There are also some fun stories. I particularly enjoyed one about Dr. Robinson being stopped by an officer who asked to see the permit for the wide load he was hauling. The officer inquired why the map for the route wasn’t attached to the permit. He was told it had been taken apart to allow the map to be unfolded and read. When asked where the staple was that had been removed to separate the map, he was told that the staple hadn’t been saved. Dr. Robinson was allowed to proceed if he promised he would get a staple at the next station. He was stopped again, and informed, “We know all about you. We heard about you on the radio. You’re the guy without the staple.”
Another quite sad story is the targeting of the Robinson children at Oregon State University. The remarkable academic achievements are listed for each of the Robinson children. Three of the children are in graduate studies at Oregon State University, and after Dr. Robinson began his campaign against DeFazio, “…DeFazio supporters at OSU seriously interfered with their graduate work. The actions against them were, in my experience, unprecedented in American academia.” It was difficult to misrepresent Dr. Robinson’s academic achievements when “Everywhere DeFazio looked there were Robinson young adults with doctorates…or earning doctorates at Oregon State University.” An OSU professor stepped in to assist the three students, and was blackballed. “An outpouring of public support for the students and Professor Higginbotham made the rescue of the students possible.” Dr. Robinson writes that he did not want to make this public, but was forced to do so when he learned that one of his children and the professor were in immediate danger of permanent dismissal without cause from OSU.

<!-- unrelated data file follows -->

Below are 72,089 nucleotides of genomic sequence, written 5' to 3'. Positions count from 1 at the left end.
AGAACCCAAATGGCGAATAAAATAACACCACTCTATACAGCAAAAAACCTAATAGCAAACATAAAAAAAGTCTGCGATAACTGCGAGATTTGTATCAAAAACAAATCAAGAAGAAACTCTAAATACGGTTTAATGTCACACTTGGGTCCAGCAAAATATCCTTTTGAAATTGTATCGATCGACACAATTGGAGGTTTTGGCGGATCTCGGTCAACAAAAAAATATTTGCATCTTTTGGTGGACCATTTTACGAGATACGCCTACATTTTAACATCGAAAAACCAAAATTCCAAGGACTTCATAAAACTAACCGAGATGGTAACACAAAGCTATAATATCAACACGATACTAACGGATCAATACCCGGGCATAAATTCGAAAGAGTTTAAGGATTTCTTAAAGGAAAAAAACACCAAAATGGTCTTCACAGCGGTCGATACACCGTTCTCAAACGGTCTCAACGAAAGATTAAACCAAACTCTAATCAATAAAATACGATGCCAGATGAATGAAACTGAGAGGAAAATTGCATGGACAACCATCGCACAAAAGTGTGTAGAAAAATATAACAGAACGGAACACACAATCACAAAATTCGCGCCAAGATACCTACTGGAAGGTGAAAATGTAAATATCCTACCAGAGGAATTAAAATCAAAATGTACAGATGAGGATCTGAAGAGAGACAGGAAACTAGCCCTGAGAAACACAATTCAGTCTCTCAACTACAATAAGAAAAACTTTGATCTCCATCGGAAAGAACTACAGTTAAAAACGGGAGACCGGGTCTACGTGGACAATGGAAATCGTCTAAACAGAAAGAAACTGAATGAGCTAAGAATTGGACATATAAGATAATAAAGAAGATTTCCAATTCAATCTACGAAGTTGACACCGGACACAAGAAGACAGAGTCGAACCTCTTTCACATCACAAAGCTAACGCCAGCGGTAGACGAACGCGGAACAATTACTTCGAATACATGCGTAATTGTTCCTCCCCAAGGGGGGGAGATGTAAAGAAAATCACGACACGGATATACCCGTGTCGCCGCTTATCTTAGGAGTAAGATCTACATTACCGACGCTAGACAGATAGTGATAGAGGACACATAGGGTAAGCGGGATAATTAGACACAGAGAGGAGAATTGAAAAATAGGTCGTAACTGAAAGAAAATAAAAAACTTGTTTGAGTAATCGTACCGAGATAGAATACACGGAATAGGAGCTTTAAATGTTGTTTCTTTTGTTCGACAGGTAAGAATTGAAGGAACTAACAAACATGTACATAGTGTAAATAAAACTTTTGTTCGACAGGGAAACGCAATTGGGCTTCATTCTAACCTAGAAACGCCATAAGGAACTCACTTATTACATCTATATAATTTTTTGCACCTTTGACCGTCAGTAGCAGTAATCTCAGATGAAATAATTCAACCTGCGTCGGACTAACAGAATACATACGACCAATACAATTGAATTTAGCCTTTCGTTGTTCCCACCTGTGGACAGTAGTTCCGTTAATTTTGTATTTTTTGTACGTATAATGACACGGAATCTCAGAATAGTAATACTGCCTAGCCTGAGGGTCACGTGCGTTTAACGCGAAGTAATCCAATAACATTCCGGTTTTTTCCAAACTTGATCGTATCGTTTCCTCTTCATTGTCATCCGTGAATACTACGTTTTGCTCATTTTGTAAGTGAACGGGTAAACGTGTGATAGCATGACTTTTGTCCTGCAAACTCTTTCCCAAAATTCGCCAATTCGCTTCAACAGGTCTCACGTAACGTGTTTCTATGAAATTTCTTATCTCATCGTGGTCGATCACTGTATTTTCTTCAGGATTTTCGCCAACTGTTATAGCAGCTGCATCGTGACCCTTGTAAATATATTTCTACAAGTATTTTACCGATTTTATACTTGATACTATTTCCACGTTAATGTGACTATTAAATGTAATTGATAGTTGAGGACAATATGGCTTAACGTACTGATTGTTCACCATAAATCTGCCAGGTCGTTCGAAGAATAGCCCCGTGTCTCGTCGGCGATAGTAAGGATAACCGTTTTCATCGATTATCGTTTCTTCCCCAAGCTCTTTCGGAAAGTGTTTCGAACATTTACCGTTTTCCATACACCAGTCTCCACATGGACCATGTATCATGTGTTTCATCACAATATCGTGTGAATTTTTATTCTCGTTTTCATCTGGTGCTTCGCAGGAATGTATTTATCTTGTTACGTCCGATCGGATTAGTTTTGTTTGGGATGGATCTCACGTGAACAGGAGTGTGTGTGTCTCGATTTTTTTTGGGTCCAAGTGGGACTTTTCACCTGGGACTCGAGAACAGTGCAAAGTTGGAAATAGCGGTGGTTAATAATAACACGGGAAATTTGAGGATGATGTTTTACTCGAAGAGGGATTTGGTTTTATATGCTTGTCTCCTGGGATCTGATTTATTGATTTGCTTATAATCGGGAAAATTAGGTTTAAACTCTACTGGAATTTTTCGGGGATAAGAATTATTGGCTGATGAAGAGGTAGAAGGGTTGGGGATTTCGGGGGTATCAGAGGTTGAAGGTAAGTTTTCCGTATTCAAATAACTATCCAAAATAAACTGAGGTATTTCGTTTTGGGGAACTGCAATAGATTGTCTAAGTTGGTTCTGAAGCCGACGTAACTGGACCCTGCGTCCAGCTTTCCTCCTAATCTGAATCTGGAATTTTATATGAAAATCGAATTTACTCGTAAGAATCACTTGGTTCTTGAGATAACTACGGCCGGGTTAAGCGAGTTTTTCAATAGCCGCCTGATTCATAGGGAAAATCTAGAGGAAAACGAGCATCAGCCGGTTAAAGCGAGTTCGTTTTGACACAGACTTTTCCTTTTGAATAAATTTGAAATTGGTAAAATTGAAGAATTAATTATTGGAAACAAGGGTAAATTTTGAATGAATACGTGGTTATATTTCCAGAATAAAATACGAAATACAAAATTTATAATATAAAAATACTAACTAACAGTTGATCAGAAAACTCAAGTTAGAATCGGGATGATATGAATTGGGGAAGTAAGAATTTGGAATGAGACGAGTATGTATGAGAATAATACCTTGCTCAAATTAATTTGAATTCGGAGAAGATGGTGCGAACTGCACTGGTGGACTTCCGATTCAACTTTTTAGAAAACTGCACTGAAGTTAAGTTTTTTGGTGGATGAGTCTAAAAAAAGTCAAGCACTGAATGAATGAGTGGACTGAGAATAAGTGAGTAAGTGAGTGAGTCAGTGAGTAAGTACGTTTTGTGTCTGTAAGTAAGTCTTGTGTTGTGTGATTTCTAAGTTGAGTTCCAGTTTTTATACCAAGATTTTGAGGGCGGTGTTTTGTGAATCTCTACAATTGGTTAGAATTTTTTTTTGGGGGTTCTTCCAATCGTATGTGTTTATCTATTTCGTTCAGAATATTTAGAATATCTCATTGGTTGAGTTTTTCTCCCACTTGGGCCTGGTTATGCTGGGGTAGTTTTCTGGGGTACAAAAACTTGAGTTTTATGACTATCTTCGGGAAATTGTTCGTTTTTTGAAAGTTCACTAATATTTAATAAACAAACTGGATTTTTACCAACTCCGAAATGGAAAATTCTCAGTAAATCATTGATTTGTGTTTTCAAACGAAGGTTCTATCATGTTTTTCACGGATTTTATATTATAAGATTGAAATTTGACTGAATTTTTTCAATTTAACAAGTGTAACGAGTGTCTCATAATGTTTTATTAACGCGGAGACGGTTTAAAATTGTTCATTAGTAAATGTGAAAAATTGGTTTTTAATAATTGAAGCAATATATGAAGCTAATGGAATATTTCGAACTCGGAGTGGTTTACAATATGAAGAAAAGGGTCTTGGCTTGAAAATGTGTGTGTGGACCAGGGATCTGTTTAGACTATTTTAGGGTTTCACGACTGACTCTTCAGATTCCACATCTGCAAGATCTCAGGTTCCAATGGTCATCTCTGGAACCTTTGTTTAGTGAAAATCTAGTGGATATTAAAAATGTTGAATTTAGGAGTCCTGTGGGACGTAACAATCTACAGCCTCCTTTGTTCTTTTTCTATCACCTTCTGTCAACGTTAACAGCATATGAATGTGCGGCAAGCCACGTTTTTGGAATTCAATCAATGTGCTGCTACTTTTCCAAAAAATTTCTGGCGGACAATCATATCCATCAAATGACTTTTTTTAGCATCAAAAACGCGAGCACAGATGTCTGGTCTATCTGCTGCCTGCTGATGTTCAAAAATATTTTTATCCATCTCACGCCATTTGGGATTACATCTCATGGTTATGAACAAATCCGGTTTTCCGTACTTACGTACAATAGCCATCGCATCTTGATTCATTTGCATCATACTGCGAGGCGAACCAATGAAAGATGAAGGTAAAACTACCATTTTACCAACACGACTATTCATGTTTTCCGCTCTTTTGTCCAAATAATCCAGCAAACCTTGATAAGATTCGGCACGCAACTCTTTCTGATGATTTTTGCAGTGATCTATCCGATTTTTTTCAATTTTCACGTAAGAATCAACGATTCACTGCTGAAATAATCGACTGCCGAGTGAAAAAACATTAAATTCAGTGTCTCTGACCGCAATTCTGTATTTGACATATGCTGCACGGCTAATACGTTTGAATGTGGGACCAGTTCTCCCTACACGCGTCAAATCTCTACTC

There are always two sides in a dispute, and I’ll be open to considering the other side when Mr. DeFazio publishes his book. In the interim, I suggest you donate to Art Robinson’s campaign and request a copy of his book.